12b-1 fee

12B-1 Fee

A fee one must pay in a 12B-1 Plan. A 12B-1 plan is a mutual fund that, instead of a load (or sales fee), annually charges shareholders a small percentage of the fund's market value, which is called a 12B-1 fee. Instead of assessing a fee when buying or selling shares as most mutual funds do, 12B-1 fees are deductions from the fund's market value per shareholder. Usually a 12B-1 fee is less than 1% of the market value.

12b-1 fee

A type of mutual fund expense in which the fund's operators use a portion of the firm's assets to pay for costs of distributing the fund. The fee is included in the fee table of a fund's prospectus. National Association of Securities Dealers' rules establish an annual limit on the size of the fee. The name is derived from the SEC rule that describes the fee. Also called distribution fee.

12b-1 fee.

A number of load and no-load mutual funds levy 12b-1 fees on the value of your mutual fund account to offset the fund's promotional and marketing expenses.

These asset-based fees, which get their name from the Securities and Exchange Commission (SEC) ruling that describes them, typically amount to somewhere between 0.5% and 1% annually of the net assets in the fund.

A fund that charges 12b-1 fees must detail those expenses, along with other fees it imposes, in its prospectus.

References in periodicals archive ?
In other words, mutual-fund advisers who charge 12b-1 fees take nearly the entire 12b-1 fee to the bank.
The Advisor class, he explains, is used for intermediaries who have 12b-1 fee shareholder servicing costs, while the R class is for advisors who are putting together a 401(k) plan.
In two recent actions, the agency barred the principal and chief compliance officer of an advisory firm for failing to disclose in Form ADV a 12b-1 fee revenue sharing arrangement with a broker-dealer as well as the firm's financial condition, and a former Credit Suisse advisor agreed to pay more than $2 million for recommending A-class shares that carried a 12b-1 fee instead of lower-expense institutional shares.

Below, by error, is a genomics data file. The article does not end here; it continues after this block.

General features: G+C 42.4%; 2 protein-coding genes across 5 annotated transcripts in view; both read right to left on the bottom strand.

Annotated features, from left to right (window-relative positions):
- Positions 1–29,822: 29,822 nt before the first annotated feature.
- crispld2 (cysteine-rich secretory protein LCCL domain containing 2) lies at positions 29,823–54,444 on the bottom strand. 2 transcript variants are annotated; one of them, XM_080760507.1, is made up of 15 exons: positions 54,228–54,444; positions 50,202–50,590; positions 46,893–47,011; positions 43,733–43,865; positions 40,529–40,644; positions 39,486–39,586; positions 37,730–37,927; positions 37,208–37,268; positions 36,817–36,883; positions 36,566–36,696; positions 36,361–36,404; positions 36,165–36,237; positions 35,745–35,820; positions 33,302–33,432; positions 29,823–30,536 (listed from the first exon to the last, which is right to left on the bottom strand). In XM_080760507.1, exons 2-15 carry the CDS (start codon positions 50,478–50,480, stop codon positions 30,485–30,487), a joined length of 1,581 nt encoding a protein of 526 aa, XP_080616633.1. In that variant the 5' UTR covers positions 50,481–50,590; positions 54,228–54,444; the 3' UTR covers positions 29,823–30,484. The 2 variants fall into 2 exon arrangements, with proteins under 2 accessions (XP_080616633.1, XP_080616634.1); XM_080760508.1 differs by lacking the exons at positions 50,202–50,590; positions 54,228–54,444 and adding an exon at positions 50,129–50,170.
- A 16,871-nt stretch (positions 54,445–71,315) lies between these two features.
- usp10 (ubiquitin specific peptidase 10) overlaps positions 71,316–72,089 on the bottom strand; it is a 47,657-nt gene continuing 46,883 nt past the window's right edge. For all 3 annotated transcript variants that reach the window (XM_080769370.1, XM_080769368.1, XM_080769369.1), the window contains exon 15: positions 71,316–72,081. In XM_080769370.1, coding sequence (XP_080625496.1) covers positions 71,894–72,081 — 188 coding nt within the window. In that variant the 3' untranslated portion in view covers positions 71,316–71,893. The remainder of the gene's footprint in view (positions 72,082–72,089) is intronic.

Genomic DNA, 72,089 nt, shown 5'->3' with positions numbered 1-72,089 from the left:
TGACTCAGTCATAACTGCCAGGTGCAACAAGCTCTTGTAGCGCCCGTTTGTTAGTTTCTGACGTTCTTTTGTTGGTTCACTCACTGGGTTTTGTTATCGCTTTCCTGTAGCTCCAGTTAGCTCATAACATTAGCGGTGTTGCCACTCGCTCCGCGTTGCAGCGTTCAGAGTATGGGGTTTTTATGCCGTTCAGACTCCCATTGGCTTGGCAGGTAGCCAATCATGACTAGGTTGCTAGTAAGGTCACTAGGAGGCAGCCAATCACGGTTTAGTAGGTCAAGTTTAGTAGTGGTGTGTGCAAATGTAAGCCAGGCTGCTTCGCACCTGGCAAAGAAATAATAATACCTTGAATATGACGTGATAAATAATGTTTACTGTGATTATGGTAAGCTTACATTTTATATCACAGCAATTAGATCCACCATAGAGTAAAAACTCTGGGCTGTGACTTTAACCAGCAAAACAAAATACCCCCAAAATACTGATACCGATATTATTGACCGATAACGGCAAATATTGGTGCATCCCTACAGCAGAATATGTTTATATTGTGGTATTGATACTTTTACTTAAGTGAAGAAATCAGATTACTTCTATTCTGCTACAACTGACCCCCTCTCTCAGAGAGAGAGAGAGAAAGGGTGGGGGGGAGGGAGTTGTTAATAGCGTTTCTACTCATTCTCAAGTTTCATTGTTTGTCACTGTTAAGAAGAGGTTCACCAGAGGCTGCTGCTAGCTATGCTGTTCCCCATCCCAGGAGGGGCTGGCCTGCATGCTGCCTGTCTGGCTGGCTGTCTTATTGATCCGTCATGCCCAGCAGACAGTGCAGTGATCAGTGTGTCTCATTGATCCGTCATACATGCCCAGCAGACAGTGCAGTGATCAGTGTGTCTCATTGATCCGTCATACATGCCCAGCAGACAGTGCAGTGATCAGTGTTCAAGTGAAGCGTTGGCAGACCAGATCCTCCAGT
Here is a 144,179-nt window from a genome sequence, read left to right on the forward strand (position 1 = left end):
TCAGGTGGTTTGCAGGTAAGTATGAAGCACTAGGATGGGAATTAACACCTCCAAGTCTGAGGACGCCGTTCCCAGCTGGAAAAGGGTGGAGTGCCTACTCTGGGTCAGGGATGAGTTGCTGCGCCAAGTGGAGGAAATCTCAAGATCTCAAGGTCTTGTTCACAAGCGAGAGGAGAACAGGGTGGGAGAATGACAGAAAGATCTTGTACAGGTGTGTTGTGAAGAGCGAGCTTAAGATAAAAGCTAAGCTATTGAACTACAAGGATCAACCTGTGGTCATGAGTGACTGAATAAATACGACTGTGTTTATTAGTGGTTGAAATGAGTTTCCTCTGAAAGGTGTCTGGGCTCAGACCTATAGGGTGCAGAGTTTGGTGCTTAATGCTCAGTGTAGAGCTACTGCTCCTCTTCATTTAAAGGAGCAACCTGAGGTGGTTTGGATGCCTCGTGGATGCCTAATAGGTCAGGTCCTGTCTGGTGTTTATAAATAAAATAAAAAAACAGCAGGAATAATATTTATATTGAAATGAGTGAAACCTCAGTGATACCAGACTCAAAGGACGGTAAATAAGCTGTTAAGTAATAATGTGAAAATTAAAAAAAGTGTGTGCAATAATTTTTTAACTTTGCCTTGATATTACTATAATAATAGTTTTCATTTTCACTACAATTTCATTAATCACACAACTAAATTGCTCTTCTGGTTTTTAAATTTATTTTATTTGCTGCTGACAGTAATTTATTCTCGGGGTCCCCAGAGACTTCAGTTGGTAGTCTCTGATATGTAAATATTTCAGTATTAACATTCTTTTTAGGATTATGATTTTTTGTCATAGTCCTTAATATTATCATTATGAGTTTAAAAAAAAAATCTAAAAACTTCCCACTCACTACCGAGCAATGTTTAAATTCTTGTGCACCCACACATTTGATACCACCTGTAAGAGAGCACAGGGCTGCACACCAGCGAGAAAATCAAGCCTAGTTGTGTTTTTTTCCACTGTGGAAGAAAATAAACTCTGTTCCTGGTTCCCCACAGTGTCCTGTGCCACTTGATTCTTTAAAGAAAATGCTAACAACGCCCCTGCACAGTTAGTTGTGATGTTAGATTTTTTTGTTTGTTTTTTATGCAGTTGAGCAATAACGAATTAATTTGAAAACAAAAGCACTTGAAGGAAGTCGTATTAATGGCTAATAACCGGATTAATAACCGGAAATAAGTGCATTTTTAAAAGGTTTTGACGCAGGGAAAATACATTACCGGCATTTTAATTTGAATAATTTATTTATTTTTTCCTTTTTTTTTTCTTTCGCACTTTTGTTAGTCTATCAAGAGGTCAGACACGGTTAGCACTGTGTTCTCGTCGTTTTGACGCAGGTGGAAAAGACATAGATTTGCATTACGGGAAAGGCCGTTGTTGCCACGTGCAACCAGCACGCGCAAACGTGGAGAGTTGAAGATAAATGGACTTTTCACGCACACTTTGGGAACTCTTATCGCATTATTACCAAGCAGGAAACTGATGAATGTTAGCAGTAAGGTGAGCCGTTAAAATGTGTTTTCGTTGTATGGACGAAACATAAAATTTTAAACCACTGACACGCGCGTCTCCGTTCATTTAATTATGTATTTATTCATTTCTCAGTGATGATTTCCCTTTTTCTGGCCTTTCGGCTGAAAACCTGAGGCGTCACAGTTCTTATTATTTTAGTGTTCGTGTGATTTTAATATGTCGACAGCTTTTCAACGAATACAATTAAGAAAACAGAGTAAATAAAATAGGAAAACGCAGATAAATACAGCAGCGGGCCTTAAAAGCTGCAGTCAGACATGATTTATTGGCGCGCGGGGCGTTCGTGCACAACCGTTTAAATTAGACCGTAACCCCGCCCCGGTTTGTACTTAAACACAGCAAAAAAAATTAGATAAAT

P shares "coincides with the emerging industry trend of launching lower cost shares as well as added features that aid intermediaries' objectives of eliminating conflicts of interest," Elder said, and includes a 25 basis-point 12b-1 fee, similar to other firms' newly launched "T shares.
The 12b-1 fee is considered an operational expense and, as such, is included in a fund's expense ratio.
A 12b-1 fee is paid by a mutual fund out of fund assets to cover certain distribution expenses, and such fees are often used to compensate service providers.
Some funds also add a marketing charge, known as a 12b-1 fee, that can cost you as much as 2% a year.
In the first month of the new year, the SEC issued guidance that warned advisors and broker-dealers to pay more attention to these fees, and also announced it took yet another enforcement action against an advisor related to 12b-1 fee violations.
Broker/dealers historically have delivered prospectuses, which contain 12b-1 fee information to clients, he says, but broker/dealers now will need to provide more detail about the compensation and services.
If the answer to that question is "no," then the sponsor's conduct in raking off the 12b-1 fee begins to take on the trappings of theft.
235, 236 (2006) (presenting findings suggesting "that the detrimental impact of 12b-1 fees on expense ratios has been understated, that funds with 12b-1 fees have higher expense ratios above and beyond the impact of the 12b-1 fee, that the effect on shareholders is becoming more widespread over time, and that 12b-1 fees are a contributing factor to the failure of mutual funds").